Children’s Time Use And Parental Involvement In Low-Income Families.
W. Jean Yeung, New York University and Rebecca Glauber, New York University.
Despite evidence of a small decline in child poverty during the second half of the 1990s, recent reports from the United States Census Bureau have shown that the number of children living in poverty increased by nearly one-half million in one year. In 2002, 16.7% of children lived in households where total household income was below the official federal poverty line. Children under age six and living in female-headed households are particularly vulnerable to poverty. In 2002, 48.6% of these children lived in households where total household income was below the official federal poverty line. This is five times the rate of poverty for children under age six living in households with two married parents (U.S. Bureau of the Census, 2003). Another recent trend that has significant policy implications is the steady increase in the percentage of poor children who live with working parents (Child Trends Databank, 2003). Twenty-seven million American children live in families in which their parents make less than twice the official federal poverty line, and more than 85% of these children have at least one working parent (National Center for Children in Poverty, 2004).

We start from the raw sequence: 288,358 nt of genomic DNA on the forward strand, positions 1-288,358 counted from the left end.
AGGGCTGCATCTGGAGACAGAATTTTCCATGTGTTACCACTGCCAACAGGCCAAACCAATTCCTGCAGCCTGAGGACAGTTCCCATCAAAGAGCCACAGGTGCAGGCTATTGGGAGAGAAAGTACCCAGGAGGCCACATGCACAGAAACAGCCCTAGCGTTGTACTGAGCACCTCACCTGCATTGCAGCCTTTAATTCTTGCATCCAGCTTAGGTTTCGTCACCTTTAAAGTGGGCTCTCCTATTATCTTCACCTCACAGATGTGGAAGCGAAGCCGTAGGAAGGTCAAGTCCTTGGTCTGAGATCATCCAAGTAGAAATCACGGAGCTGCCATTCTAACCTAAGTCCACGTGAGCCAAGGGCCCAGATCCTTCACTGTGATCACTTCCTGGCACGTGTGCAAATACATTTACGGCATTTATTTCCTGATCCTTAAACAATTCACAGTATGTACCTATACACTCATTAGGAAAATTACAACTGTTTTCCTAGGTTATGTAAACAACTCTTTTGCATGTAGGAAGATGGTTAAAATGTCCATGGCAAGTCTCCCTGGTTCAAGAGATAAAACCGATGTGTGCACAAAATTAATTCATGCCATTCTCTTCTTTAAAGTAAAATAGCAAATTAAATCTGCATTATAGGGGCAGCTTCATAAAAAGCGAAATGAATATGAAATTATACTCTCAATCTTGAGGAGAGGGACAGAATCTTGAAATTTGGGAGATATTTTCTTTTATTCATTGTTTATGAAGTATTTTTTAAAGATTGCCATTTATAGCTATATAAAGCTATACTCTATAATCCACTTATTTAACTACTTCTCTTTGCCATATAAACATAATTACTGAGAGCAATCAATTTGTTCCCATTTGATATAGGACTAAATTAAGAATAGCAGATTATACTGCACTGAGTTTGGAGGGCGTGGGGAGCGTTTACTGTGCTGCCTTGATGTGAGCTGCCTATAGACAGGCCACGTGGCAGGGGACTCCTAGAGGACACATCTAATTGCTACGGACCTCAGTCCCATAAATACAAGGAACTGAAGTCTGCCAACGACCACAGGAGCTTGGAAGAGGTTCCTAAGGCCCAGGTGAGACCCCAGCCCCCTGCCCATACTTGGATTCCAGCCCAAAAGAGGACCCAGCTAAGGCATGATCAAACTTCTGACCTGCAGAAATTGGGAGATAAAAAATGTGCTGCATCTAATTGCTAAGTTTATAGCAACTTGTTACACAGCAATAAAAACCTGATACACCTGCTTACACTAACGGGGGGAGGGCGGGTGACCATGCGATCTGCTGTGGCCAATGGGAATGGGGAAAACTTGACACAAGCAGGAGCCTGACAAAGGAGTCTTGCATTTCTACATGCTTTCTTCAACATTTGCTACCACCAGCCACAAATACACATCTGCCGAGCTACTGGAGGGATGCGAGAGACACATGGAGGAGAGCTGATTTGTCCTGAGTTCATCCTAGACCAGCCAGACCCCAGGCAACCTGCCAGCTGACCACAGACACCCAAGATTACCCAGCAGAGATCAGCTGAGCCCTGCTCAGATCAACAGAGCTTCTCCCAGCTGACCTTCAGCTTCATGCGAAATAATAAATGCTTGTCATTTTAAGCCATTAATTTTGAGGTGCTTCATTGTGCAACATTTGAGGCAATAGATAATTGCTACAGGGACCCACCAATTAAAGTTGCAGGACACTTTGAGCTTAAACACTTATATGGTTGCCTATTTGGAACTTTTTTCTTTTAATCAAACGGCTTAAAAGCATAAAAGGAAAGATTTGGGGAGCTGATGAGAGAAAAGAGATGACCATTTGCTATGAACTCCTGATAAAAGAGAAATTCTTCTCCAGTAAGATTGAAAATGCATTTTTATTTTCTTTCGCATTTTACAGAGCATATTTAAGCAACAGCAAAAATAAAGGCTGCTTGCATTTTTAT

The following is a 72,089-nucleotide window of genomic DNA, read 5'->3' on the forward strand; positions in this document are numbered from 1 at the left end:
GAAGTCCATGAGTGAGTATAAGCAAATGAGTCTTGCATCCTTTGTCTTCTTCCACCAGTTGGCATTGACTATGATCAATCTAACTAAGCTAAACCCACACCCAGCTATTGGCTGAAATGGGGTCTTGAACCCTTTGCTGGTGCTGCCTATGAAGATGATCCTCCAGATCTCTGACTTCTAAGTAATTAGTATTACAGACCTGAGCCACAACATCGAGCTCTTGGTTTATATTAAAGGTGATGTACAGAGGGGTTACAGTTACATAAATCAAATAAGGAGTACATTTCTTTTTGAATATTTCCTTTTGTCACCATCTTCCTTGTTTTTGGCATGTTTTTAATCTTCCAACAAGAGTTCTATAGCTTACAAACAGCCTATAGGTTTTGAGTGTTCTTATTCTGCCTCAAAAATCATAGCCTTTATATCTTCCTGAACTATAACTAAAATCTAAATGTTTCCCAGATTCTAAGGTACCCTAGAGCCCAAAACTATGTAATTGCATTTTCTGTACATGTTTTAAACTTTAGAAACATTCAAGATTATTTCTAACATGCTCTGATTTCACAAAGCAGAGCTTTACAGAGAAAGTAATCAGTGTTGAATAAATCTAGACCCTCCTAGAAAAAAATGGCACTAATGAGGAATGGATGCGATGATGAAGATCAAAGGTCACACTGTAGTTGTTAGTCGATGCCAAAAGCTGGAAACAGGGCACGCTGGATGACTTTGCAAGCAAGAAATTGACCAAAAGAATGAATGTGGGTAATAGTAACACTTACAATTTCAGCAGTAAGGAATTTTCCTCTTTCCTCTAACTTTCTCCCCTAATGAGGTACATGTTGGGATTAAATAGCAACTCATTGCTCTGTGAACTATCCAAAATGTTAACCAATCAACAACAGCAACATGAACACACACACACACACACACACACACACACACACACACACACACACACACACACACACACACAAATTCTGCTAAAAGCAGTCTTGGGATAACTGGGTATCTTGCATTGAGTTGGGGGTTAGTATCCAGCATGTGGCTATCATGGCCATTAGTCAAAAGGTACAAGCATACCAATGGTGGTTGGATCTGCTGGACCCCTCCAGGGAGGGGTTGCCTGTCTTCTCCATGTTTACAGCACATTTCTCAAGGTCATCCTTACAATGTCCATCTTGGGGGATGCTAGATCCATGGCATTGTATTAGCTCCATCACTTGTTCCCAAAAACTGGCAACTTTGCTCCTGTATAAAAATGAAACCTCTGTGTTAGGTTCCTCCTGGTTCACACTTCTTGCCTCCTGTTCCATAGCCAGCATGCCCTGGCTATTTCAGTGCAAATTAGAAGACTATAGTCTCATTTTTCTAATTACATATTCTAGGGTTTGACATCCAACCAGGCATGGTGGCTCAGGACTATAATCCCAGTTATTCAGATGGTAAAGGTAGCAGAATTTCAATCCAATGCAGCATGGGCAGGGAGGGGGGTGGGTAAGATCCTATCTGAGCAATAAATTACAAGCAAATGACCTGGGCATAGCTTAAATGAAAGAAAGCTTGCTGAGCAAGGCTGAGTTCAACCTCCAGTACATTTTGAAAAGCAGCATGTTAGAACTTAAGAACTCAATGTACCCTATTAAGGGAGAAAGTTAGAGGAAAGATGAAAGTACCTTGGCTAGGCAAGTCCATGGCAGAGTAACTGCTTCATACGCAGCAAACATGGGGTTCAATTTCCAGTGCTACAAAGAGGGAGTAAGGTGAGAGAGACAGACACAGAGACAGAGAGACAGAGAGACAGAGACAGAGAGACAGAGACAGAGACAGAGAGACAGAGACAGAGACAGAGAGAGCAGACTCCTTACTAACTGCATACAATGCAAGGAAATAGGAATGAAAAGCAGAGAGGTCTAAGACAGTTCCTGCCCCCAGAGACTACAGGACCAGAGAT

Recent welfare reform policies which have increased the work requirements of welfare recipients raise important and new questions regarding parents’ work-family tradeoffs and the effects of these tradeoffs on children’s well-being. While some researchers and policymakers argue that children will benefit from the regularity and routine provided by working parents, others express concern over the likely negative consequences of employment policies which could potentially lead to a reduction in the amount of time that parents spend with their children (Huston, 2002).
Child Well-being and Child Development, Employment, Unemployment, and the Labor Market